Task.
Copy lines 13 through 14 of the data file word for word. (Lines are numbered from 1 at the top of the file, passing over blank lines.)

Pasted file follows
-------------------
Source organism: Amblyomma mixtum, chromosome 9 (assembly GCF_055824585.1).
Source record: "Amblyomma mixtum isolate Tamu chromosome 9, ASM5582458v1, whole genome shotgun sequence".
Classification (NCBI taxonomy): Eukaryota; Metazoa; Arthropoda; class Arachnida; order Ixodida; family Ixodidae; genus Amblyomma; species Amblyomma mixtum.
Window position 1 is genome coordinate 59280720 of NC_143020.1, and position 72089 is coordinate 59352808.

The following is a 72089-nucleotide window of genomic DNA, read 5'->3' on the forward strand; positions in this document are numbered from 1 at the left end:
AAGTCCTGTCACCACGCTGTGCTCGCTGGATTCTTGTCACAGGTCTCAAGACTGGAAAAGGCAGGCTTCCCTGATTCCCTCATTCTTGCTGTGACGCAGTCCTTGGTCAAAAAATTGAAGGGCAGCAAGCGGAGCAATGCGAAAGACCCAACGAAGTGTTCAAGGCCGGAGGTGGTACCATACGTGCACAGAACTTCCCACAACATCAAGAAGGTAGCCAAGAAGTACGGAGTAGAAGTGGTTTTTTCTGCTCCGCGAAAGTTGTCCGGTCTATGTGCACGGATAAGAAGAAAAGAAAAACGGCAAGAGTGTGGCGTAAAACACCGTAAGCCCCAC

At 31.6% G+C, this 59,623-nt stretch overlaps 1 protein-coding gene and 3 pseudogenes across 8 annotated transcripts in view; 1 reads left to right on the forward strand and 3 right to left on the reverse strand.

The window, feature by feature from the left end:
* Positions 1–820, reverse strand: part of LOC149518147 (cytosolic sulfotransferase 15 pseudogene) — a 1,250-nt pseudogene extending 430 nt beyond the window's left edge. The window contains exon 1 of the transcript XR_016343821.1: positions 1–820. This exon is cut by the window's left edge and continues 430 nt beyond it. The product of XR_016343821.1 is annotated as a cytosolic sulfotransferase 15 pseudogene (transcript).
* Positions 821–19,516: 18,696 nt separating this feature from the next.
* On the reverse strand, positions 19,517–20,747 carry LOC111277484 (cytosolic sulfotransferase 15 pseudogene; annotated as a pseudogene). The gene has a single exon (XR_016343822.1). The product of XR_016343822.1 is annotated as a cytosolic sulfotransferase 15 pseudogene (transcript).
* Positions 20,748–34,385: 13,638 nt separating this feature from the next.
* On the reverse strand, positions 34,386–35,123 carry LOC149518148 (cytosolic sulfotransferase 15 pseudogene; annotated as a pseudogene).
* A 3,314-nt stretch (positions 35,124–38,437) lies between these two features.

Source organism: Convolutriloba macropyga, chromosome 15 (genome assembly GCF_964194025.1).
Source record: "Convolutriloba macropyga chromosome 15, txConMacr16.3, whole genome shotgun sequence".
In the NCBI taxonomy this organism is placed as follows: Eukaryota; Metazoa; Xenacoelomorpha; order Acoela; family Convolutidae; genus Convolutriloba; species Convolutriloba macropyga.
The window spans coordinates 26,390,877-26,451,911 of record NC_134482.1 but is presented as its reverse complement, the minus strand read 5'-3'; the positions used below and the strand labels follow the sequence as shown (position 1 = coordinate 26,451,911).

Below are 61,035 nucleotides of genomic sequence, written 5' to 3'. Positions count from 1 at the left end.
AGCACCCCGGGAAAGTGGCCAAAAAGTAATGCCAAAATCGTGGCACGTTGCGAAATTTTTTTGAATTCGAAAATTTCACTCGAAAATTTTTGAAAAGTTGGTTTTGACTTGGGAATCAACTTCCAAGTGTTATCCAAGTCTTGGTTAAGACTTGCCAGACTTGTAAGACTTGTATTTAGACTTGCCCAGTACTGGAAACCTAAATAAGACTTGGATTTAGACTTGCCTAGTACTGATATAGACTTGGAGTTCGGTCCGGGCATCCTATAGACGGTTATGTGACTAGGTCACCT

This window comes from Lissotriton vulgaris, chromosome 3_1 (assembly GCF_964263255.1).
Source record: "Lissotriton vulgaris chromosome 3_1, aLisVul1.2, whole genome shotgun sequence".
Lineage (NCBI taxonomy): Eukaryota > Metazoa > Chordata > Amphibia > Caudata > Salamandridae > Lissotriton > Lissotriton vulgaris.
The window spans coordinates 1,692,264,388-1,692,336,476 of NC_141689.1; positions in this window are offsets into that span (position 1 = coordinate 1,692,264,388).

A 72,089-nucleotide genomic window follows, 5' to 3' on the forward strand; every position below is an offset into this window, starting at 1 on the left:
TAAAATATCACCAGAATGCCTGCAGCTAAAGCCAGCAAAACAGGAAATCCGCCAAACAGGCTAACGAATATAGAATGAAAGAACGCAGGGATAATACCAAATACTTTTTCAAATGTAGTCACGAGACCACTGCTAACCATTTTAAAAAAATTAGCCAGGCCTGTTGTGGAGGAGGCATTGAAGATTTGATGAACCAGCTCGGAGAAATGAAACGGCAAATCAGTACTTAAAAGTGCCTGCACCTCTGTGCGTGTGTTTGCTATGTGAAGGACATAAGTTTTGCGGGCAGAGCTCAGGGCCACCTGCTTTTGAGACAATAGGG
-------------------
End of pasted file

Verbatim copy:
* On the reverse strand, positions 34,386–35,123 carry LOC149518148 (cytosolic sulfotransferase 15 pseudogene; annotated as a pseudogene).
* A 3,314-nt stretch (positions 35,124–38,437) lies between these two features.